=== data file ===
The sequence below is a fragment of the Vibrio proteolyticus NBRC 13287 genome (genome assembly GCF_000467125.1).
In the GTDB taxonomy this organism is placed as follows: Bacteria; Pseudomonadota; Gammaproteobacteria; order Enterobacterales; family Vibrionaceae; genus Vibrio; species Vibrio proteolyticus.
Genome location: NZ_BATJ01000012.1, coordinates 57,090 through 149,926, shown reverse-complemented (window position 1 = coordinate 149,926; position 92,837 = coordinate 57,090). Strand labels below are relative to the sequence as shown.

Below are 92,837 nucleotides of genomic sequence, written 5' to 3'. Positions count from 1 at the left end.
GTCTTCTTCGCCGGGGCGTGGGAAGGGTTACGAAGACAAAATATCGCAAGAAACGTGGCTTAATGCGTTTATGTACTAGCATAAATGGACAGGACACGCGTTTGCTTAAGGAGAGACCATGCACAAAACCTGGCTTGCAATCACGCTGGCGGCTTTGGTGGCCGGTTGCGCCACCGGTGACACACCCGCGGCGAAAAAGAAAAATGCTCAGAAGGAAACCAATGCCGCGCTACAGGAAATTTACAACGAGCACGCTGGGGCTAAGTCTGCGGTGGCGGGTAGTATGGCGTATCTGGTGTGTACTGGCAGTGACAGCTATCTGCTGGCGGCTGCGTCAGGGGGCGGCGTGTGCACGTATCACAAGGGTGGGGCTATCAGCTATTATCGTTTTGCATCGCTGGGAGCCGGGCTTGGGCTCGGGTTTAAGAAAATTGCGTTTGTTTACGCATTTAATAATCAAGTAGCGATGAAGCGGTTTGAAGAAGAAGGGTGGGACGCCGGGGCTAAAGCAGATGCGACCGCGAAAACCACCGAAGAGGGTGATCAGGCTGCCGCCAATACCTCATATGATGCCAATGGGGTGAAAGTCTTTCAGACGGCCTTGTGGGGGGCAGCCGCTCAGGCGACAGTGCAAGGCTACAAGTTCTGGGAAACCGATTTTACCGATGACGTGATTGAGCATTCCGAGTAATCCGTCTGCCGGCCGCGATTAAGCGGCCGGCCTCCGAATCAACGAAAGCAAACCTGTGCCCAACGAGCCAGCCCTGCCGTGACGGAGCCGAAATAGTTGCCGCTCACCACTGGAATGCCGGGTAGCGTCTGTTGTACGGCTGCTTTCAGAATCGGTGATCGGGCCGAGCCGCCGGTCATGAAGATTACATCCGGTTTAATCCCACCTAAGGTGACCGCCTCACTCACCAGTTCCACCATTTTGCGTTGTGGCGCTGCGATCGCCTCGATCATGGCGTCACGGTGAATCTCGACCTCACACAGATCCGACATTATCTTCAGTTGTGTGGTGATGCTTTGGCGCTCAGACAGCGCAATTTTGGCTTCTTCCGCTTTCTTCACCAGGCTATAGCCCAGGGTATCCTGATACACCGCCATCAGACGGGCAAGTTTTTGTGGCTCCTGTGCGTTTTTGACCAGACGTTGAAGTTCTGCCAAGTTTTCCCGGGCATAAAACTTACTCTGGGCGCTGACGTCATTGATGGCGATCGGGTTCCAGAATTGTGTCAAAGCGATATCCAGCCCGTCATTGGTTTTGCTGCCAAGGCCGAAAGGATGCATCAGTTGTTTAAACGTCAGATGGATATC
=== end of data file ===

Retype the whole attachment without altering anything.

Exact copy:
The sequence below is a fragment of the Vibrio proteolyticus NBRC 13287 genome (genome assembly GCF_000467125.1).
In the GTDB taxonomy this organism is placed as follows: Bacteria; Pseudomonadota; Gammaproteobacteria; order Enterobacterales; family Vibrionaceae; genus Vibrio; species Vibrio proteolyticus.
Genome location: NZ_BATJ01000012.1, coordinates 57,090 through 149,926, shown reverse-complemented (window position 1 = coordinate 149,926; position 92,837 = coordinate 57,090). Strand labels below are relative to the sequence as shown.

Below are 92,837 nucleotides of genomic sequence, written 5' to 3'. Positions count from 1 at the left end.
GTCTTCTTCGCCGGGGCGTGGGAAGGGTTACGAAGACAAAATATCGCAAGAAACGTGGCTTAATGCGTTTATGTACTAGCATAAATGGACAGGACACGCGTTTGCTTAAGGAGAGACCATGCACAAAACCTGGCTTGCAATCACGCTGGCGGCTTTGGTGGCCGGTTGCGCCACCGGTGACACACCCGCGGCGAAAAAGAAAAATGCTCAGAAGGAAACCAATGCCGCGCTACAGGAAATTTACAACGAGCACGCTGGGGCTAAGTCTGCGGTGGCGGGTAGTATGGCGTATCTGGTGTGTACTGGCAGTGACAGCTATCTGCTGGCGGCTGCGTCAGGGGGCGGCGTGTGCACGTATCACAAGGGTGGGGCTATCAGCTATTATCGTTTTGCATCGCTGGGAGCCGGGCTTGGGCTCGGGTTTAAGAAAATTGCGTTTGTTTACGCATTTAATAATCAAGTAGCGATGAAGCGGTTTGAAGAAGAAGGGTGGGACGCCGGGGCTAAAGCAGATGCGACCGCGAAAACCACCGAAGAGGGTGATCAGGCTGCCGCCAATACCTCATATGATGCCAATGGGGTGAAAGTCTTTCAGACGGCCTTGTGGGGGGCAGCCGCTCAGGCGACAGTGCAAGGCTACAAGTTCTGGGAAACCGATTTTACCGATGACGTGATTGAGCATTCCGAGTAATCCGTCTGCCGGCCGCGATTAAGCGGCCGGCCTCCGAATCAACGAAAGCAAACCTGTGCCCAACGAGCCAGCCCTGCCGTGACGGAGCCGAAATAGTTGCCGCTCACCACTGGAATGCCGGGTAGCGTCTGTTGTACGGCTGCTTTCAGAATCGGTGATCGGGCCGAGCCGCCGGTCATGAAGATTACATCCGGTTTAATCCCACCTAAGGTGACCGCCTCACTCACCAGTTCCACCATTTTGCGTTGTGGCGCTGCGATCGCCTCGATCATGGCGTCACGGTGAATCTCGACCTCACACAGATCCGACATTATCTTCAGTTGTGTGGTGATGCTTTGGCGCTCAGACAGCGCAATTTTGGCTTCTTCCGCTTTCTTCACCAGGCTATAGCCCAGGGTATCCTGATACACCGCCATCAGACGGGCAAGTTTTTGTGGCTCCTGTGCGTTTTTGACCAGACGTTGAAGTTCTGCCAAGTTTTCCCGGGCATAAAACTTACTCTGGGCGCTGACGTCATTGATGGCGATCGGGTTCCAGAATTGTGTCAAAGCGATATCCAGCCCGTCATTGGTTTTGCTGCCAAGGCCGAAAGGATGCATCAGTTGTTTAAACGTCAGATGGATATC